But, they had to start somewhere… • However, despite both Atticus and Rosser’s efforts, Tom Robinson and Leo Frank were both found guilty. • In jail, Leo Frank had his throat slashed by a fellow prisoner, but was able to survive. However, on August 15, 1915, “the best citizens” of Mary Phagan’s hometown stormed the jail, kidnapped him, and lynched him the next morning. The civilians stood and posed proudly after performing such a heinous crime. • The lynch mob that killed Leo Frank is quite similar to the lynch mob that came after Tom Robinson.
Sacrifices, such as a small favor, make someone’s day, a genuine, true sacrifice comes with much more meaning. While Atticus’s decision may be just another court case, seeming like a small sacrifice, it is actually a significant sacrifice and important favor in the book. During Chapter 9, Atticus is called a “n-lover” by his own nephew, Francis, who claims that Atticus’s choice to defend Tom Robinson ruins their family reputation. On page 110, Francis says, “‘Grandma says it’s bad enough he lets you all run wild, but now he’s turn out a n-lover we’ll never be able to walk the streets of Maycomb agin. He’s ruinin’ the family, that’s what he’s doin’.’” By taking this court case, Atticus lays down his own dignity alongside his family’s pride.
How does Lee present Atticus in part I of the novel? Lee presents Atticus as an exceptional father who, despite the belief of the majority of Maycomb residents, chooses to respect his children, and raises them without a wife or mother to look after the children— which was frowned upon, particularly by his sister Alexandra. Lee has shaped our responses to Atticus in a positive light through the eyes of (six-to-nine year old) Scout Finch. However, the writer invites us to see Atticus in a negative way through the eyes of Mrs. Dubose, who believes he is letting his wife’s children run around like wild animals. We progressively see Scout gain more resect and admiration towards her father as the novel goes on, discovering his hidden talent at shooting,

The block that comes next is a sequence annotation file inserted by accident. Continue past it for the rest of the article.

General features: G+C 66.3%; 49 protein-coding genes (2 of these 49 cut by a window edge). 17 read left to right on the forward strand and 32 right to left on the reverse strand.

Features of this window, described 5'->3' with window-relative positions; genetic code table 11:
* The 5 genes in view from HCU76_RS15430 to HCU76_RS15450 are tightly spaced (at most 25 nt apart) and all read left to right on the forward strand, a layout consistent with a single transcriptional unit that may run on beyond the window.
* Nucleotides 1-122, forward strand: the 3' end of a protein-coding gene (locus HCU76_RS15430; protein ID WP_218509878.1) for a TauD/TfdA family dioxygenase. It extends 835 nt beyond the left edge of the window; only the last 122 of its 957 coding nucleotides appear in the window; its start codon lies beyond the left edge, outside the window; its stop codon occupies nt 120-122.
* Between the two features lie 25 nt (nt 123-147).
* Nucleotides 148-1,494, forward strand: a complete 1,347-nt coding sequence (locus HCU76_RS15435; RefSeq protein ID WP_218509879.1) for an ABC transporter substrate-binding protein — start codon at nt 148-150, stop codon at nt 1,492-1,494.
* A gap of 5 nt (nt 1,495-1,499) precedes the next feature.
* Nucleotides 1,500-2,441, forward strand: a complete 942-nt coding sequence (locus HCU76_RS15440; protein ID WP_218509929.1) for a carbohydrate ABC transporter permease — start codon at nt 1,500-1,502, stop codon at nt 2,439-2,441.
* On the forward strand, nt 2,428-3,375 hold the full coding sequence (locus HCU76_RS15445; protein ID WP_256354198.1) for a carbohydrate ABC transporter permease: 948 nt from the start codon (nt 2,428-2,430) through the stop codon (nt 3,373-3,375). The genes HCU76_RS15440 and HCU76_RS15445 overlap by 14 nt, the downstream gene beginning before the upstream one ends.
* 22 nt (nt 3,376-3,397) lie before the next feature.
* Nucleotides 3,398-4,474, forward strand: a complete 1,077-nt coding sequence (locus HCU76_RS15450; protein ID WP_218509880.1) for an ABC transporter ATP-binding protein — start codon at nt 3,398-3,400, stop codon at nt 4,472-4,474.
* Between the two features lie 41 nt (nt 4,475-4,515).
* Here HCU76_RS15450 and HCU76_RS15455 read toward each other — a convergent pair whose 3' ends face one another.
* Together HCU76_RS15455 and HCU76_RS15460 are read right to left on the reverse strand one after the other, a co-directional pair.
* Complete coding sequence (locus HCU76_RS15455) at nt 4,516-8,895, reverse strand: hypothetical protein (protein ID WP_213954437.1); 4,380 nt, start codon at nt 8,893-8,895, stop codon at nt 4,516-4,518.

Very similar to what everyone thinks about the mockingbird. It 's perfectly innocent until someone comes along and kills it and that what can cause mayhem everywhere. As you can see Tom Robinson helps Jem understand right from wrong, which compares greatly to the morals of killing a mockingbird, you have to decide whether it 's right or wrong. Miss Maudie teaches Jem and Scout about why the entire trial is wrong in her eyes which helps them see the innocence in people. The most important lesson is the one learned by Scout, she learns that what you see on the surface may not be what 's actually inside.
The quote was from Atticus. There are tons of examples in this book that support this quote and lesson. One example is where everyone thought that Tom Robinson raped Mayella, and was guilty. Everyone thought that just, because the color of his skin. Atticus looked in Tom’s
In To Kill A Mockingbird by Harper Lee, one of the many symbols is a roly-poly. In chapter 25 of To kill A Mockingbird, scout finds a bug and attempts to squish it when Jem tells her to stop. Jem says, “Don’t do that, Scout, set him out on the back steps.” Scout makes fun of Jem for being so sympathetic toward the bug. Jem being sympathetic towards the bug shows his maturity. Jem understands that it’s not just a bug.